President Obama today appointed Elizabeth Warren to oversee the new consumer regulatory agency created by the recently enacted Wall Street Reform legislation.
What’s interesting is that he chose to appoint her to a position that doesn’t require Senate approval.
From the moment he took office, the GOP has pulled out all the stops to obstruct, delay and attack the Obama Administration and the President’s agenda. One of the main weapons in their arsenal has been their ability not to block nominees—they rarely have the votes—but to make confirmation such a time consuming chore as to grind the government to a halt.
Today’s move by Obama is a clear move that he gets it and he’s not going to take it lying down. It sends a strong message that he’s more interested in governing the country than is playing the Republican game of obstruct, obstruct, obstruct.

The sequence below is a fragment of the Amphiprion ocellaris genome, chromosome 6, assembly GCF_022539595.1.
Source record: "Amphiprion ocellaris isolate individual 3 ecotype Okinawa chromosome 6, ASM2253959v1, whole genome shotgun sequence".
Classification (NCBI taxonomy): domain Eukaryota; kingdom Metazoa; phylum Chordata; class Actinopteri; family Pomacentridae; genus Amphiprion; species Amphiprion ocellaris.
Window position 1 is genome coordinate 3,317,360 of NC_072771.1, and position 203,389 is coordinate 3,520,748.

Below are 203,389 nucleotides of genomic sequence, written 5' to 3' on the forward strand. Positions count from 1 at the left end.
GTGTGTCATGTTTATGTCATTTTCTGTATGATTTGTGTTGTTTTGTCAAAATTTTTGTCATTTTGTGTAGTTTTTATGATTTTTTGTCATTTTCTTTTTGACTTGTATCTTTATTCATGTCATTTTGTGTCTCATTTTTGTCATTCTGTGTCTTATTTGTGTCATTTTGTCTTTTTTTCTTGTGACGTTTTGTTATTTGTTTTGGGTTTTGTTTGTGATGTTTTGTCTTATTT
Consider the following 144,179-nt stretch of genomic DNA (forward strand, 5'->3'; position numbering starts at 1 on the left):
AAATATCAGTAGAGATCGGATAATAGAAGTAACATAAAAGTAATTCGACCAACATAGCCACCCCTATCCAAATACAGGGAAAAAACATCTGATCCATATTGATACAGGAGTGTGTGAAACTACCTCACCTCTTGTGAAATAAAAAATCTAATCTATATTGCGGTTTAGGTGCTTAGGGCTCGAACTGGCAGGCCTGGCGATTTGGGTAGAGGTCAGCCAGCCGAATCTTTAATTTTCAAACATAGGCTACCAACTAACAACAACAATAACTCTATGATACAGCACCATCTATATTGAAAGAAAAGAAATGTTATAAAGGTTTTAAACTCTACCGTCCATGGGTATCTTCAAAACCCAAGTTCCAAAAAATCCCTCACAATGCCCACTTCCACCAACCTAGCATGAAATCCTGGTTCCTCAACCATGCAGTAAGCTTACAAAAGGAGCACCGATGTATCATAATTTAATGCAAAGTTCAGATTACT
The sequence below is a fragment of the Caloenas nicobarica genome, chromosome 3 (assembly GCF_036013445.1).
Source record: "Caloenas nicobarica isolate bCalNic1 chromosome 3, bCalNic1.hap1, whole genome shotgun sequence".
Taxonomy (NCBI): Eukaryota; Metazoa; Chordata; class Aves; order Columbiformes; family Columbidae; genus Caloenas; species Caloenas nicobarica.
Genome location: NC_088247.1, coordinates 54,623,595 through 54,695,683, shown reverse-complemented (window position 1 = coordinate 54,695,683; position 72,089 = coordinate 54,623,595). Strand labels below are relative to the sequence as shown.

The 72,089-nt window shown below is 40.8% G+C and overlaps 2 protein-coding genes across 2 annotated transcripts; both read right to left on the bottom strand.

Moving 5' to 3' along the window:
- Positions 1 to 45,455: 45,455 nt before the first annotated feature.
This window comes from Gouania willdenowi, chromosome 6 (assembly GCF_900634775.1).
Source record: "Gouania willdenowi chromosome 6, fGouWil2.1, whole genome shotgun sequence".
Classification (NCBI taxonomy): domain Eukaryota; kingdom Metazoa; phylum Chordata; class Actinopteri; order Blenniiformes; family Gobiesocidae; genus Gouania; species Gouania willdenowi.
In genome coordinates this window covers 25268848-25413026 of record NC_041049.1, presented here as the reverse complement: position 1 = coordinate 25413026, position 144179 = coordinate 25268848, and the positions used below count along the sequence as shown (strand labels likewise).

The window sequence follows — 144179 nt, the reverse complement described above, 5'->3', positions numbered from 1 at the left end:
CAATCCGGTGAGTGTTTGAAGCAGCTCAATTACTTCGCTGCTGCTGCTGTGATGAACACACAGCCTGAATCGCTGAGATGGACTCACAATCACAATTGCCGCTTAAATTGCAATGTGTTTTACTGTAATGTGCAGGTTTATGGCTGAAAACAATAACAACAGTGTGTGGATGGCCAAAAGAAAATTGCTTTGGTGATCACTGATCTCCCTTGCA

Senate Republicans and their underwriter, the US Chamber of Commerce, don’t much like this turn of events:
"By not allowing Ms. Warren's nomination to be considered through the regular order of the full Senate confirmation process, the administration has circumvented one of the very few checks on a big new agency that already has been given an unprecedented concentration of regulatory powers," said the Chamber of Commerce's David Hirschmann, in a statement released this morning. "This maneuver is an affront to the pledge of transparency and consumer protection that's purported to be the focus of this new agency."
Republican Senator Bob Corker of Tennessee also pushed back, protesting the administration's "circumventing" of the confirmation process in a letter to the President released shortly after Warren's appointment was leaked last night.
"It is a key responsibility of the U.S. Senate and its committees of jurisdiction to advise and consent and one that I believe was not meant to be abdicated by the Executive Branch's use of appointments," Corker wrote, adding that given the recent creation of the position in question - "unprecedented in the nature of its unfettered and unchecked authorities" - the confirmation process was particularly important.
Can you hear that? We’re playing the world’s saddest song on the world’s tiniest violin, just for them.